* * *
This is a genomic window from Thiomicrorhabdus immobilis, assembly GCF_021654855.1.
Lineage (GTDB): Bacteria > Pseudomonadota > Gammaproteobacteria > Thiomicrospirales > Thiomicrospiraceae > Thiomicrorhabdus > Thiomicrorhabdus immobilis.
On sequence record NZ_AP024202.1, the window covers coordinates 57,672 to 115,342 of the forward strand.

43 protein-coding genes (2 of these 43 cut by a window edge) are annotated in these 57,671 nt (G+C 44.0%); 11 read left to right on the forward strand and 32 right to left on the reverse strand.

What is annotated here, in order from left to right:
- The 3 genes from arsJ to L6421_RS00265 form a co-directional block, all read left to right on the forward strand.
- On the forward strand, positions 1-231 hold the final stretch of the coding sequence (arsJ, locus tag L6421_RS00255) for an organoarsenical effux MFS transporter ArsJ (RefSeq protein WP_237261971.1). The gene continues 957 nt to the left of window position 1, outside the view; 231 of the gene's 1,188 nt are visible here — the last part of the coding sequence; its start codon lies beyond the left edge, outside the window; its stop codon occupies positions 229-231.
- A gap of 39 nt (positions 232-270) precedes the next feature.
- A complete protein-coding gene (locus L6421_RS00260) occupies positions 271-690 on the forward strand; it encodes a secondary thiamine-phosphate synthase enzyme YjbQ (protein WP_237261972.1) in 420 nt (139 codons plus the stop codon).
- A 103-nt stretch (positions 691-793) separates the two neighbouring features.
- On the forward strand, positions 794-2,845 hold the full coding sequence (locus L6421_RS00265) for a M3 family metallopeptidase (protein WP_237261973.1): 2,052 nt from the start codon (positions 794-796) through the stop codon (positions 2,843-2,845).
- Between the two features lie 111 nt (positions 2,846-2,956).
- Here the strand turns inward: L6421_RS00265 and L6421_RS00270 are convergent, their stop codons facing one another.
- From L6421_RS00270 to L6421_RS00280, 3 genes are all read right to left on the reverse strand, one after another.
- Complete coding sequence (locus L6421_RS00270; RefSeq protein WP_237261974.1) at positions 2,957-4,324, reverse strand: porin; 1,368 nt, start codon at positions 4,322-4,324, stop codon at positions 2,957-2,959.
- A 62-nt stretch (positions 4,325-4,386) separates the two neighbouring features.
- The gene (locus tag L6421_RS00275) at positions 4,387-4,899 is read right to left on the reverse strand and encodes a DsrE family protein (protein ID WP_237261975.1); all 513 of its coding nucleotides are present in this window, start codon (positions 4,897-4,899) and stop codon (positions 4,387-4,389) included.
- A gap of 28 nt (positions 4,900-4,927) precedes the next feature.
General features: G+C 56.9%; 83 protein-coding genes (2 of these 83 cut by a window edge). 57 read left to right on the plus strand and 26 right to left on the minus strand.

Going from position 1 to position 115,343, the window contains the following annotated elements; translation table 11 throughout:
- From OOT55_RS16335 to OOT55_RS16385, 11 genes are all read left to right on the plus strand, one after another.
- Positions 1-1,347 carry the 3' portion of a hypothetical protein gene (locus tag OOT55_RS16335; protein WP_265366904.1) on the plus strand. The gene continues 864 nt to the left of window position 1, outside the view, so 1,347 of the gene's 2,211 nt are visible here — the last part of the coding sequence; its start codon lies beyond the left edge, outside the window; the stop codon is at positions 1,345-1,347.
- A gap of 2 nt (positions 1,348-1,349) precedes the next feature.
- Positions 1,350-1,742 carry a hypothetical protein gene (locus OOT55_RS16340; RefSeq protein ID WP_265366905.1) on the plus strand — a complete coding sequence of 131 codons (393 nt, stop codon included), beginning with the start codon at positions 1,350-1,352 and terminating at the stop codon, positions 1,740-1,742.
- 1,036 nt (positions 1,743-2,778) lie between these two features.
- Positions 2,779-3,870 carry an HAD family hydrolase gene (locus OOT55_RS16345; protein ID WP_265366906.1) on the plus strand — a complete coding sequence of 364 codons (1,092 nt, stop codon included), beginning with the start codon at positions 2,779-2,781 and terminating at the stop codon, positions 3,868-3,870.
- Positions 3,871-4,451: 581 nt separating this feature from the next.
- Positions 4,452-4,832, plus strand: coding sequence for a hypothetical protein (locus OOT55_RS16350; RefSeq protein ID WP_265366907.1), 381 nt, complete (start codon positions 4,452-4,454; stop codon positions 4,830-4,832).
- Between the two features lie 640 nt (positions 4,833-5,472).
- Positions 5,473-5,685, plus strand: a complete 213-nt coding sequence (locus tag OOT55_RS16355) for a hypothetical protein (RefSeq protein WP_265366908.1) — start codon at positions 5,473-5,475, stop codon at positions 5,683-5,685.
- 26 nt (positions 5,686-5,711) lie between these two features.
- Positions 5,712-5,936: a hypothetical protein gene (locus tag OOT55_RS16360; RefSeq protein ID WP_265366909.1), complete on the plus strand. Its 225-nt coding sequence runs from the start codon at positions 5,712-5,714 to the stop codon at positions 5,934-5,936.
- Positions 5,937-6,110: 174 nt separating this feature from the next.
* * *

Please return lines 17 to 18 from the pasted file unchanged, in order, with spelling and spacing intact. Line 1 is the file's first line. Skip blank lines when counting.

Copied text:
- The gene (locus tag L6421_RS00275) at positions 4,387-4,899 is read right to left on the reverse strand and encodes a DsrE family protein (protein ID WP_237261975.1); all 513 of its coding nucleotides are present in this window, start codon (positions 4,897-4,899) and stop codon (positions 4,387-4,389) included.
- A gap of 28 nt (positions 4,900-4,927) precedes the next feature.